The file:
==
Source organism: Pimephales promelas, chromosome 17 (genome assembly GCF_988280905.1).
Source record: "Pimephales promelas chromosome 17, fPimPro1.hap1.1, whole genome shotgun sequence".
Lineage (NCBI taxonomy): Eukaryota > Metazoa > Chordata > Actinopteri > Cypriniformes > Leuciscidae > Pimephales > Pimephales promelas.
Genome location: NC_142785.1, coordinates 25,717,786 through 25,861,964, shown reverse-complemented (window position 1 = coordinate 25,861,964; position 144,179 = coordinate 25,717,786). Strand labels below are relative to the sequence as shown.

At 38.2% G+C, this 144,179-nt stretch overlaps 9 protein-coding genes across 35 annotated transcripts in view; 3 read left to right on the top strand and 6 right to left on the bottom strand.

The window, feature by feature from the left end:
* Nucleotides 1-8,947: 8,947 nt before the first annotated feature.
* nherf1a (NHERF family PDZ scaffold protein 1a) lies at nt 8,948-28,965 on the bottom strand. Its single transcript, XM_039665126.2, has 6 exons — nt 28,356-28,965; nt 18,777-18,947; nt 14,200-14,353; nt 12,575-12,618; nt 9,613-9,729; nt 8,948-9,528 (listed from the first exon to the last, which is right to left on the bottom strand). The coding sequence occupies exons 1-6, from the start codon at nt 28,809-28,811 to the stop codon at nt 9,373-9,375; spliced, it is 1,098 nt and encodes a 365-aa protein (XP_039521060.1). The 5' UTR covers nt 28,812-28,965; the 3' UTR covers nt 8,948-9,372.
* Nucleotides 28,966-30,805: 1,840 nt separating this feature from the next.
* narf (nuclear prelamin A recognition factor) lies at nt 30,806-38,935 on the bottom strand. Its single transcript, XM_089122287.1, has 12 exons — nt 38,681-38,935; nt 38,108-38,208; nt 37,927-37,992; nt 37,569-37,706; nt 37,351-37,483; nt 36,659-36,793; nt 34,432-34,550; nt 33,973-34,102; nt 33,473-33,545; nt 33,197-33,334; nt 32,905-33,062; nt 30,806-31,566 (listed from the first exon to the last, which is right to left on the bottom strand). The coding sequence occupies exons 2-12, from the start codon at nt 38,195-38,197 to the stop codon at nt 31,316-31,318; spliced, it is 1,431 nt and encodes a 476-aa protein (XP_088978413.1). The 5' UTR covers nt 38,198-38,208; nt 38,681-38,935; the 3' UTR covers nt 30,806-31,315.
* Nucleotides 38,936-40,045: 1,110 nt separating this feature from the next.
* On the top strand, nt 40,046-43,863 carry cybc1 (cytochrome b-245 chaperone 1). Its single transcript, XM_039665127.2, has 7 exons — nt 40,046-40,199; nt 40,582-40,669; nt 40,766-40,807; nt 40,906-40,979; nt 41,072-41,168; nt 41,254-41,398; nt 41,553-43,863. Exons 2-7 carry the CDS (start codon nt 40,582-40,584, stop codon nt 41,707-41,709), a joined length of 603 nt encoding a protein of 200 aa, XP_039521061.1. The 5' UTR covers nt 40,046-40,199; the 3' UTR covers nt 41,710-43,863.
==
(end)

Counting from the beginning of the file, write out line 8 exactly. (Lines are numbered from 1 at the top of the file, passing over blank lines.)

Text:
* nherf1a (NHERF family PDZ scaffold protein 1a) lies at nt 8,948-28,965 on the bottom strand. Its single transcript, XM_039665126.2, has 6 exons — nt 28,356-28,965; nt 18,777-18,947; nt 14,200-14,353; nt 12,575-12,618; nt 9,613-9,729; nt 8,948-9,528 (listed from the first exon to the last, which is right to left on the bottom strand). The coding sequence occupies exons 1-6, from the start codon at nt 28,809-28,811 to the stop codon at nt 9,373-9,375; spliced, it is 1,098 nt and encodes a 365-aa protein (XP_039521060.1). The 5' UTR covers nt 28,812-28,965; the 3' UTR covers nt 8,948-9,372.